A DRUNK man stole two bottles of whiskey from a shop before running into an automatic door, which had failed to open, causing damage to the glass.

Nathan Simmonds was stopped for the theft by security at Sainsbury’s on Windermere Drive, Worcester, but attempted to make a run for it, smashing into the glass and cutting himself.

The 24-year-old had had an argument with his brother at the pub and went to the shop at 9.30pm on January 23 to get some alcohol but didn’t have any money.

“He tried to leave and, in his rush to leave, the automatic doors weren’t quick enough for him,” said his defence solicitor Mark Turnbull, speaking at Worcester Magistrates’ Court yesterday.

Simmonds had lost his job as a labourer a couple of weeks before the incident and had been spending more time at the pub, the solicitor said.

Peter Love, prosecuting, said the bottles of Bell’s whiskey were recovered at the scene as was some blood, which was analysed and traced to Simmonds, who’d managed to escape.

Mr Love said, when interviewed in May the defendant told police his “memory was shocking” and he couldn’t recall the incident, but “was shown CCTV and confirmed it was him”.

In July the defendant appeared in court after burgling No. 12 Hair & Beauty salon on Ombersley Road, also while drunk, and was given a 12-month community order, which included alcohol treatment sessions.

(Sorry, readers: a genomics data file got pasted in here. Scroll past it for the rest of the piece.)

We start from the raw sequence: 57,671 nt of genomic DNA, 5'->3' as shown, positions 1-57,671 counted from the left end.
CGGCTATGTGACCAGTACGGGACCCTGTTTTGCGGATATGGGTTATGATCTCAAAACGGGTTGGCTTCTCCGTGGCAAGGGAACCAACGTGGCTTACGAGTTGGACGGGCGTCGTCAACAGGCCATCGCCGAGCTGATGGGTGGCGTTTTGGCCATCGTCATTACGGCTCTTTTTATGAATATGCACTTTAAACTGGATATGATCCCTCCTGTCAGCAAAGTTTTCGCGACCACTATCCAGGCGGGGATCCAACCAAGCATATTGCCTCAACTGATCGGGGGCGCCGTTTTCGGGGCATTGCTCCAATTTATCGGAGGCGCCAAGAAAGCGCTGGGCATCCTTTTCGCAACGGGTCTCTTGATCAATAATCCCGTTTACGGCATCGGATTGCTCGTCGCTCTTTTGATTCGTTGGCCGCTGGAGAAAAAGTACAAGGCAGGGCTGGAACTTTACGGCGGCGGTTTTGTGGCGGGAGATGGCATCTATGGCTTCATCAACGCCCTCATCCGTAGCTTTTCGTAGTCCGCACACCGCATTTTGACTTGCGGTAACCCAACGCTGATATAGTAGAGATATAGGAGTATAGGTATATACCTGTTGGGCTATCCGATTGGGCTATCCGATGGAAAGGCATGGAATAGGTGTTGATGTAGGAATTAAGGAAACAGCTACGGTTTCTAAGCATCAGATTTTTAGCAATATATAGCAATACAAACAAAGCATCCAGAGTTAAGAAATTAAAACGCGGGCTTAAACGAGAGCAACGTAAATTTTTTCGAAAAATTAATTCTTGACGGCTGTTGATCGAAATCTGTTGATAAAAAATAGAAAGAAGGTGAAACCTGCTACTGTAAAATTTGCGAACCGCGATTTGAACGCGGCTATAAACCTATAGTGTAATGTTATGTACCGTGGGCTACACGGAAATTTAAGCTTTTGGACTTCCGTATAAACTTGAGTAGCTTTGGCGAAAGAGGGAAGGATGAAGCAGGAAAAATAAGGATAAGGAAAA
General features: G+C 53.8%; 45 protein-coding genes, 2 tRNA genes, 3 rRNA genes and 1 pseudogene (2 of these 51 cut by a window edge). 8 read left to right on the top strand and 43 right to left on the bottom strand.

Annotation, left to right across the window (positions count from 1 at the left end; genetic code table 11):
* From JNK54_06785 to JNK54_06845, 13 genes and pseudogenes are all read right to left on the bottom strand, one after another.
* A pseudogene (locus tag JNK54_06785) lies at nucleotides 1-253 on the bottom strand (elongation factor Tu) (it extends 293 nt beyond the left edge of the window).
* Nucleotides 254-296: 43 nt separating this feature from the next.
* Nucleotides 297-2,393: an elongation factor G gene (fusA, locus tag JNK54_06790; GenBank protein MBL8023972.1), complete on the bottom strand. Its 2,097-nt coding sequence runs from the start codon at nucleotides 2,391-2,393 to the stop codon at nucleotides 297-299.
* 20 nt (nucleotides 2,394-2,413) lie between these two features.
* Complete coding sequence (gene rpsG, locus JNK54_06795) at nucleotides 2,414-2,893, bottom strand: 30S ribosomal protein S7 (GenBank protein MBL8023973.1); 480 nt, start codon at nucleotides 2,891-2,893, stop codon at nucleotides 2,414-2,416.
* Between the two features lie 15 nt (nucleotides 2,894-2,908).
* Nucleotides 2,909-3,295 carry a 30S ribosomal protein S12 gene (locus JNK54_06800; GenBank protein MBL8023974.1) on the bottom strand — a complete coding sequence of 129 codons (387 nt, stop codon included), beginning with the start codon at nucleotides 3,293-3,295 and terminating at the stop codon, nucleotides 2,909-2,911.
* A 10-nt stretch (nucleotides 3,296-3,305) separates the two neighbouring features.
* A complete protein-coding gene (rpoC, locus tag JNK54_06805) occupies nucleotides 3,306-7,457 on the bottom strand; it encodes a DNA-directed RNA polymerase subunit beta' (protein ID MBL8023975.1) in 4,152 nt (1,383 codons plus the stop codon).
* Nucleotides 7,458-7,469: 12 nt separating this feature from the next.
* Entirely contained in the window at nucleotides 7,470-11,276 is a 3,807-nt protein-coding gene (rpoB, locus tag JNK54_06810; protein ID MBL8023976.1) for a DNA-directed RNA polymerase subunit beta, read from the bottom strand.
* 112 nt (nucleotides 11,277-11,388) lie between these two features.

Mr Turnbull, defending, said: “Work is being done to address his issues around alcohol which he does feel is related to losing his job and not having a reason to get up.”

The court heard Simmonds had missed two of his four appointments with his offender manager, in relation to his community order.

He has also only completed 27-and-a-half hours of the 100 hours of unpaid work imposed on him.

However, Mr Turnbull explained that one of his meetings had been set for the same time as an appointment at the police station.

While the other was due after a day of unpaid work but he forgot.

“Perhaps he could have done more but he is making steady progress,” said Mr Turnbull.

With Simmonds already owing the court £1,728 in fines and costs, he was ordered to pay a further £185 by magistrates, and £100 in compensation to Sainsbury's for the damage.

20 extra rehabilitation activity requirement days and 40 hours were added to those already imposed as part of his ongoing community order.

Susan Roberts, chair of the bench, said: “You just need to get your head round what you are supposed to be doing.”